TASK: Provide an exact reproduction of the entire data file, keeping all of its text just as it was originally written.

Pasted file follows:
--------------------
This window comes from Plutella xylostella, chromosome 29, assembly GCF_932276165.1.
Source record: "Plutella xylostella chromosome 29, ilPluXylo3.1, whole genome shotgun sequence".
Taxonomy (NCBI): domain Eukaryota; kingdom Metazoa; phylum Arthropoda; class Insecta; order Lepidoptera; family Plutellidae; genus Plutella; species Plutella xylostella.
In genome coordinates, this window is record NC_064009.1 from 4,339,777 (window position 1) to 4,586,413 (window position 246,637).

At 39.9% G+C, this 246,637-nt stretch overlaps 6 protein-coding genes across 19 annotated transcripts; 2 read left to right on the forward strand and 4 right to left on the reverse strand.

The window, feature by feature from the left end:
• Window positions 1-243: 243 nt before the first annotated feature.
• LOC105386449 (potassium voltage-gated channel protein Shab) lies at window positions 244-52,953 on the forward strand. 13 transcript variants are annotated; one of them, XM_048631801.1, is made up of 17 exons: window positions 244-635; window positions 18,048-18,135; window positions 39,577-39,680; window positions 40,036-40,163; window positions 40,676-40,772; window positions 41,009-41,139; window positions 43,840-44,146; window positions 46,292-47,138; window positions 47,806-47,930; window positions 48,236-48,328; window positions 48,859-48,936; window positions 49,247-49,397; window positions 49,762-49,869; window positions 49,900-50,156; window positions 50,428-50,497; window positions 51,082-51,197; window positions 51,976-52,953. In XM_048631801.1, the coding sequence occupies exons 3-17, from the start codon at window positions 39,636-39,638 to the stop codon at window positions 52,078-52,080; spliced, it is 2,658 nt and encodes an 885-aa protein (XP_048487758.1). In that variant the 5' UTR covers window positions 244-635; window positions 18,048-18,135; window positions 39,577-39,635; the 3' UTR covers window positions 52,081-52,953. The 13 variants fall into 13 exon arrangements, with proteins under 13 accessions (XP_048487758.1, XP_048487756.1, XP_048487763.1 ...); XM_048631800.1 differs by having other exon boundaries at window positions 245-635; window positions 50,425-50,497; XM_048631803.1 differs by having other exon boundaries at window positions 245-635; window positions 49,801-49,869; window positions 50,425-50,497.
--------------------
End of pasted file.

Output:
This window comes from Plutella xylostella, chromosome 29, assembly GCF_932276165.1.
Source record: "Plutella xylostella chromosome 29, ilPluXylo3.1, whole genome shotgun sequence".
Taxonomy (NCBI): domain Eukaryota; kingdom Metazoa; phylum Arthropoda; class Insecta; order Lepidoptera; family Plutellidae; genus Plutella; species Plutella xylostella.
In genome coordinates, this window is record NC_064009.1 from 4,339,777 (window position 1) to 4,586,413 (window position 246,637).

At 39.9% G+C, this 246,637-nt stretch overlaps 6 protein-coding genes across 19 annotated transcripts; 2 read left to right on the forward strand and 4 right to left on the reverse strand.

The window, feature by feature from the left end:
• Window positions 1-243: 243 nt before the first annotated feature.
• LOC105386449 (potassium voltage-gated channel protein Shab) lies at window positions 244-52,953 on the forward strand. 13 transcript variants are annotated; one of them, XM_048631801.1, is made up of 17 exons: window positions 244-635; window positions 18,048-18,135; window positions 39,577-39,680; window positions 40,036-40,163; window positions 40,676-40,772; window positions 41,009-41,139; window positions 43,840-44,146; window positions 46,292-47,138; window positions 47,806-47,930; window positions 48,236-48,328; window positions 48,859-48,936; window positions 49,247-49,397; window positions 49,762-49,869; window positions 49,900-50,156; window positions 50,428-50,497; window positions 51,082-51,197; window positions 51,976-52,953. In XM_048631801.1, the coding sequence occupies exons 3-17, from the start codon at window positions 39,636-39,638 to the stop codon at window positions 52,078-52,080; spliced, it is 2,658 nt and encodes an 885-aa protein (XP_048487758.1). In that variant the 5' UTR covers window positions 244-635; window positions 18,048-18,135; window positions 39,577-39,635; the 3' UTR covers window positions 52,081-52,953. The 13 variants fall into 13 exon arrangements, with proteins under 13 accessions (XP_048487758.1, XP_048487756.1, XP_048487763.1 ...); XM_048631800.1 differs by having other exon boundaries at window positions 245-635; window positions 50,425-50,497; XM_048631803.1 differs by having other exon boundaries at window positions 245-635; window positions 49,801-49,869; window positions 50,425-50,497.